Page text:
“Our latest cardiac imaging product is IntraGate, a technique that allows users to acquire high-temporal and high-spatial resolution images without external triggering devices. IntraGate enables a retrospective construction of cine movies at a high resolution of less than 100 microns. The ease of use of this approach enabling small-animal cardiac imaging is unique and opens preclinical MRI to a broader audience due to less training and experience required,” he concluded.

    Bioscan presented results from its NanoPet/CT dual-modality preclinical imager at the congress. “With our sub-mm resolution system, you can use PET to study the absorption, distribution, metabolism, and excretion characteristics of candidate molecules with fast assay kinetics in a large variety of animals,” explained Staf C. Van Cauter, Ph.D., executive vp.

    The NanoPET/CT’s PET detector comprises 12 high-definition detector arrays of 85 x 39 LYSO crystals of 1.12 x 1.12 x 13 mm3 at a packing fraction of 92%. Data acquisition and processing architecture includes 12-bit high-speed digital to analog converters with 130 MHz sampling. The optional CT system uses helical scanning with volumetric cone-beam technology and a microfocus source with variable magnification, enabling image clarity and detail while minimizing radiation dose to the subject, Dr. Cauter added.

    “Both the PET and CT systems share the same axis of rotation and scan origin to enable real-time, accurate image fusion, with no quantitation errors due to partial volume effects or image artifacts caused by nonuniform field-of-view sampling. Our system has been designed as a translational medicine tool,” said Dr. Van Cauter. “You get the same image acuity in animals as small as mice as you would in a human scanner.”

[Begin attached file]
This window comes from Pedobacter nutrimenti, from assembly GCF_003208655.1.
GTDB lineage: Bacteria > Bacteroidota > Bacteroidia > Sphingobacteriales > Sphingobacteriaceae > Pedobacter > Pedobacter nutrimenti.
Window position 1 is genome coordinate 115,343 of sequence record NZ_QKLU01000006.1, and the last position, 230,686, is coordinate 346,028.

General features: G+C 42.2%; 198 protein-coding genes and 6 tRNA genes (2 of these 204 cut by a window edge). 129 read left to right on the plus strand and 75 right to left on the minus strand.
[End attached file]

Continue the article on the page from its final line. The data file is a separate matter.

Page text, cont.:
Optical imaging has an advantage over traditional research methods, particularly with regard to cost, according to Stephen Oldfield, director of imaging at Caliper Life Sciences. “It is high throughput and low cost, only a couple of dollars per animal,” he added. “The industry is growing. Looking at the rate of publications, the numbers have grown exponentially. Everything is driven by animal models and new chemistry.” 

    Scientists at Caliper showcased the IVIS Lumina XR at the meeting. It is reportedly capable of imaging all common fluorescent and bioluminescent reporters or dyes. The system is equipped with up to 21 filter sets to image reporters that emit from green to near-infrared. “You can look at five animals at a time, quickly, so it’s possible to do an efficacy study at the rate of a compound a week,” noted Dr. Oldfield.

    In a case study on ultimate quantitation and x-ray coregistration, it was demonstrated that using a tomographic technique colocated with MRI provided the best quantitation. “It told us how many picoliters of live cells are in a tumor using bioluminescence and fluorescence, which can help researchers determine the active and passive cells. What we saw most of was tumor recurrence and infectious disease reservoirs, we thought the animal was cured, but we found reservoirs in bone marrow. I can’t imagine any other technique that could make this possible.”